The latest National Weather Service advisories are shown above. A Blizzard Warning is in effect for the area shown in orange. A Winter Storm Warning is in effect for the area shown in pink, and a Winter Storm Watch is in effect for the area shown in blue-grey. For definitions of what each of these advisories mean, please see page 8 of the winter weather safety and preparedness guide.
Overall, not much has changed since my detailed post of yesterday evening. Below are the latest forecasts of total new snowfall from the NAM, GFS and European computer forecast models, respectively. All are valid now through 6pm CST Tuesday:
While there are some subtle differences in each, the consensus continues to favor a swath of heavy snow extending from the far northeast Texas panhandle, through northwest Oklahoma, southcentral and eastern Kansas and into northern Missouri. This generally includes the Woodward, Wichita, Emporia, Topeka and Kansas City areas.
The NAM model forecasts a maximum snowfall bullseye (near 30 inches) over northwestern Oklahoma. The GFS is forecasting the maximum snowfall to take place along the Kansas/Missouri border, just to the South of Kansas City (20-25 inches). The European is favoring a broader swath of maximum snowfall from east-central Kansas into northwestern Missouri, in or immediately South of the KC Metro area (12-18 inches), and another bullseye over northwestern Oklahoma (18-24 inches).
As I've been pointing out for several days now, a major threat with this system that we did not see in the last one will be very strong, gusty winds. These winds will cause widespread blowing and drifting snow, with white out and blizzard conditions likely in many areas. I believe much of the Winter Storm Warning area over southcentral, southeastern and east-central Kansas should be a Blizzard Warning. Hopefully we'll see the NWS make that change soon. Regardless, if you live in this region, prepare for blizzard conditions with near impossible travel conditions from late tonight through Tuesday.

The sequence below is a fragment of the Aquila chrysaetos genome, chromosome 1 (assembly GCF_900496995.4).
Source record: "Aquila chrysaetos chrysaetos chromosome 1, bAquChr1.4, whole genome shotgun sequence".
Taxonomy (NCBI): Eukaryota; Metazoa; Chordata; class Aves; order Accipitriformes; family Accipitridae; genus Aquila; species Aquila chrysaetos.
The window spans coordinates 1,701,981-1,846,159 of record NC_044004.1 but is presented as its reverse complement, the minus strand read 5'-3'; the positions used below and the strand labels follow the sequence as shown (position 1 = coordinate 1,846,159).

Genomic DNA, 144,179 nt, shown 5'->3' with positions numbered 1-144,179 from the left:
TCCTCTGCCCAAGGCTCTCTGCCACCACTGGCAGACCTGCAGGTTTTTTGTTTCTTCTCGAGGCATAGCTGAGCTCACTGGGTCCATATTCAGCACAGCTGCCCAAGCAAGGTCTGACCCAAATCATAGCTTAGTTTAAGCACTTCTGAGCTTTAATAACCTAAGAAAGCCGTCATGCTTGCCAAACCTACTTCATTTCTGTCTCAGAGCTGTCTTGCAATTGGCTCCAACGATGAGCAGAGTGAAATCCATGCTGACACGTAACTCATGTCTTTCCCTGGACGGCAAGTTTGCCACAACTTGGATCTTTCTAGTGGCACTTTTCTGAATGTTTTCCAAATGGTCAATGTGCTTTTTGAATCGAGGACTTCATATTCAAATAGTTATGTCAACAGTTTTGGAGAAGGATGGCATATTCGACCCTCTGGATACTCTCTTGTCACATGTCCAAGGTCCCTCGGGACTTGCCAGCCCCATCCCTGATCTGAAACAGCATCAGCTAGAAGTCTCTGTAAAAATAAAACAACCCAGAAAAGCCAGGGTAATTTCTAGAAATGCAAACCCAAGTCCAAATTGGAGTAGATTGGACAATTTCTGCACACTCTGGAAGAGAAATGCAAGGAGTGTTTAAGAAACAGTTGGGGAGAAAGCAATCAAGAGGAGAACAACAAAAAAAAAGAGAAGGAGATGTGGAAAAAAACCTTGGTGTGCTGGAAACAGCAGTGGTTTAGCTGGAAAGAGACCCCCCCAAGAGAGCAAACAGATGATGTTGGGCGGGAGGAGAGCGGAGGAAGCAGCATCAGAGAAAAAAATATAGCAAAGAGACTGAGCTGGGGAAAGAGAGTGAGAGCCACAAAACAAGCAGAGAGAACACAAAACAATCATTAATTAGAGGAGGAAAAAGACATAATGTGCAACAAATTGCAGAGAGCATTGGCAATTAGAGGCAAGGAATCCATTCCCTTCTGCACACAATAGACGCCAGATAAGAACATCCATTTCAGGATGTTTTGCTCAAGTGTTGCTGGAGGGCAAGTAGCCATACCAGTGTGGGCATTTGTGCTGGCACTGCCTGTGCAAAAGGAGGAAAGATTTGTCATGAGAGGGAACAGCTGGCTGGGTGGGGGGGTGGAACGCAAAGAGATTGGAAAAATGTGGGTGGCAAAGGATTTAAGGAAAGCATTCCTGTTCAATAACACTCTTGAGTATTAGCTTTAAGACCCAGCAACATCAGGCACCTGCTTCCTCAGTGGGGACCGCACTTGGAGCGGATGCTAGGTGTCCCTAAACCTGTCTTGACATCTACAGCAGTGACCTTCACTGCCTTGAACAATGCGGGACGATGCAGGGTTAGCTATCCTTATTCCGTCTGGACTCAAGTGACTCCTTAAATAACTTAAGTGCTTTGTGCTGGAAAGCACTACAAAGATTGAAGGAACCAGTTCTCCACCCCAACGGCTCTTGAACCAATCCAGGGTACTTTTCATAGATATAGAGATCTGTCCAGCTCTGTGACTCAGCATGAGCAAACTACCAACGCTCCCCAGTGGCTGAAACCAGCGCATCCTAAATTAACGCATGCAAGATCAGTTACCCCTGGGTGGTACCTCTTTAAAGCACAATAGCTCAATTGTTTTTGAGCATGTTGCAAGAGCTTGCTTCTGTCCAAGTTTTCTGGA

I've had lots of questions about the expected Southern end of the heavier snowfall (i.e. 6 or more inches of snow). The models have been consistent for several days now in keeping the heaviest snow to the Northwest of both the OKC and Tulsa areas. There has been no change in that trend through this time.
Of those two particular metro areas, OKC is the one to keep an eye on, as any subtle change in the track of the surface low could result in locally heavier snow spreading into that area on Monday afternoon and evening. Right now, I would expect 2-4 inches in most of OKC, with widespread blowing and drifting in strong, gusty winds. Heavier amounts are likely just Northwest of there. That forecast falls in line with the latest short range model composite, which is calling for just short of 4 inches at the OKC Will Rogers Airport:
For the Tulsa area, the same model composite calls for an average of 1-2 inches of snow before precipitation ends Monday night or Tuesday morning:
The track of the surface low pressure center would have to shift dramatically to the South in order for Tulsa to receive heavier snowfall, the prospect of which does not seem likely at this time.
...and 12-15 inches at Kansas City:
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